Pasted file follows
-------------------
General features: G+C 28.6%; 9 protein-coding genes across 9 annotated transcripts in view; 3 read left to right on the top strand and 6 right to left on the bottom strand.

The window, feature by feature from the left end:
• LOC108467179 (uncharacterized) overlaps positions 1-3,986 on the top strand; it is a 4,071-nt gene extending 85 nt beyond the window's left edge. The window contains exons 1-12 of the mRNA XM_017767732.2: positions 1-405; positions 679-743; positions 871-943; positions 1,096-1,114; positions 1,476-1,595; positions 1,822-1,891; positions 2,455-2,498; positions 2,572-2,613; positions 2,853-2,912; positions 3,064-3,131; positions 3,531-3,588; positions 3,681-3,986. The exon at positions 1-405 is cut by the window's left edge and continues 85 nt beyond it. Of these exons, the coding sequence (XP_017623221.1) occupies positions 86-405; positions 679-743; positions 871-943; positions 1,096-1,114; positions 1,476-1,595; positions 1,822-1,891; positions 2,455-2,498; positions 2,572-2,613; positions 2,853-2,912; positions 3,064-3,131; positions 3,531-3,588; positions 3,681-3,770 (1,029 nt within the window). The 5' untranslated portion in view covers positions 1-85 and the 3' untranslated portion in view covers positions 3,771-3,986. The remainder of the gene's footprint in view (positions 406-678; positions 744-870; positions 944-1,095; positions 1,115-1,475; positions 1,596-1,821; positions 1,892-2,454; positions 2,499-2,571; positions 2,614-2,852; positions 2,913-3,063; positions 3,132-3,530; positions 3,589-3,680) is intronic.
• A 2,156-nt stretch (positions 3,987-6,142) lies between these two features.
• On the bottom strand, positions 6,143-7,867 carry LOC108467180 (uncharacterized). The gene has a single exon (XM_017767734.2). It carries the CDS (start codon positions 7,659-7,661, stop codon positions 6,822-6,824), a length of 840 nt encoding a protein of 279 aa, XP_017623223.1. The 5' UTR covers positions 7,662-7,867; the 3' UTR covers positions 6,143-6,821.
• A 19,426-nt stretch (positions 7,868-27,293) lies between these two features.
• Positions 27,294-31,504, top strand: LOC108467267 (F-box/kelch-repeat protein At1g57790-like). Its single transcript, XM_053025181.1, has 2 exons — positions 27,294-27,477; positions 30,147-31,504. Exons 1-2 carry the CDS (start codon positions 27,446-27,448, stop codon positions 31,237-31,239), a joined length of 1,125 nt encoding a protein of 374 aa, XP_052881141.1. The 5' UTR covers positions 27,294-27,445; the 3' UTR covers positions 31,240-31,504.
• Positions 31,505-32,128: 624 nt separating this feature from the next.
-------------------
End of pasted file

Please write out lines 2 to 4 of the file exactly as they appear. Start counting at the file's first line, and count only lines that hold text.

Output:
The window, feature by feature from the left end:
• LOC108467179 (uncharacterized) overlaps positions 1-3,986 on the top strand; it is a 4,071-nt gene extending 85 nt beyond the window's left edge. The window contains exons 1-12 of the mRNA XM_017767732.2: positions 1-405; positions 679-743; positions 871-943; positions 1,096-1,114; positions 1,476-1,595; positions 1,822-1,891; positions 2,455-2,498; positions 2,572-2,613; positions 2,853-2,912; positions 3,064-3,131; positions 3,531-3,588; positions 3,681-3,986. The exon at positions 1-405 is cut by the window's left edge and continues 85 nt beyond it. Of these exons, the coding sequence (XP_017623221.1) occupies positions 86-405; positions 679-743; positions 871-943; positions 1,096-1,114; positions 1,476-1,595; positions 1,822-1,891; positions 2,455-2,498; positions 2,572-2,613; positions 2,853-2,912; positions 3,064-3,131; positions 3,531-3,588; positions 3,681-3,770 (1,029 nt within the window). The 5' untranslated portion in view covers positions 1-85 and the 3' untranslated portion in view covers positions 3,771-3,986. The remainder of the gene's footprint in view (positions 406-678; positions 744-870; positions 944-1,095; positions 1,115-1,475; positions 1,596-1,821; positions 1,892-2,454; positions 2,499-2,571; positions 2,614-2,852; positions 2,913-3,063; positions 3,132-3,530; positions 3,589-3,680) is intronic.
• A 2,156-nt stretch (positions 3,987-6,142) lies between these two features.